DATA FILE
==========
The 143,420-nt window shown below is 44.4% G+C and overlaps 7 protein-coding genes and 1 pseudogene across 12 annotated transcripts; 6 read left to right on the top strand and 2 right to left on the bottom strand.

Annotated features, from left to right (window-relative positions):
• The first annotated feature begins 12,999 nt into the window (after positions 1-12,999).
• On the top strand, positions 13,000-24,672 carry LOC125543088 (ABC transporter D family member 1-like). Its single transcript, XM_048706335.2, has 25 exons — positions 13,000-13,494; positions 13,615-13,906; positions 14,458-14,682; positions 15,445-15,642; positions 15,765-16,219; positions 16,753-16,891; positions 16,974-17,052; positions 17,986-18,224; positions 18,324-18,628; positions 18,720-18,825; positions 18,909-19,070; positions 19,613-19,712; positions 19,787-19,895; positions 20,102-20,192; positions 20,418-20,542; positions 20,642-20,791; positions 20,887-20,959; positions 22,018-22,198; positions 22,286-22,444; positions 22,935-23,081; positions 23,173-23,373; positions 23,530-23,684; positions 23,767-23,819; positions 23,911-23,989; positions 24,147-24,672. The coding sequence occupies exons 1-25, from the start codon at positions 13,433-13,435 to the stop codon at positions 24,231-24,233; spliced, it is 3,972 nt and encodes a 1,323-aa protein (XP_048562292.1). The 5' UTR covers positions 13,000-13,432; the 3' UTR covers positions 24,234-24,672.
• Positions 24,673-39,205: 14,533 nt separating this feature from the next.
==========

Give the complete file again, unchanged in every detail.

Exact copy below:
The 143,420-nt window shown below is 44.4% G+C and overlaps 7 protein-coding genes and 1 pseudogene across 12 annotated transcripts; 6 read left to right on the top strand and 2 right to left on the bottom strand.

Annotated features, from left to right (window-relative positions):
• The first annotated feature begins 12,999 nt into the window (after positions 1-12,999).
• On the top strand, positions 13,000-24,672 carry LOC125543088 (ABC transporter D family member 1-like). Its single transcript, XM_048706335.2, has 25 exons — positions 13,000-13,494; positions 13,615-13,906; positions 14,458-14,682; positions 15,445-15,642; positions 15,765-16,219; positions 16,753-16,891; positions 16,974-17,052; positions 17,986-18,224; positions 18,324-18,628; positions 18,720-18,825; positions 18,909-19,070; positions 19,613-19,712; positions 19,787-19,895; positions 20,102-20,192; positions 20,418-20,542; positions 20,642-20,791; positions 20,887-20,959; positions 22,018-22,198; positions 22,286-22,444; positions 22,935-23,081; positions 23,173-23,373; positions 23,530-23,684; positions 23,767-23,819; positions 23,911-23,989; positions 24,147-24,672. The coding sequence occupies exons 1-25, from the start codon at positions 13,433-13,435 to the stop codon at positions 24,231-24,233; spliced, it is 3,972 nt and encodes a 1,323-aa protein (XP_048562292.1). The 5' UTR covers positions 13,000-13,432; the 3' UTR covers positions 24,234-24,672.
• Positions 24,673-39,205: 14,533 nt separating this feature from the next.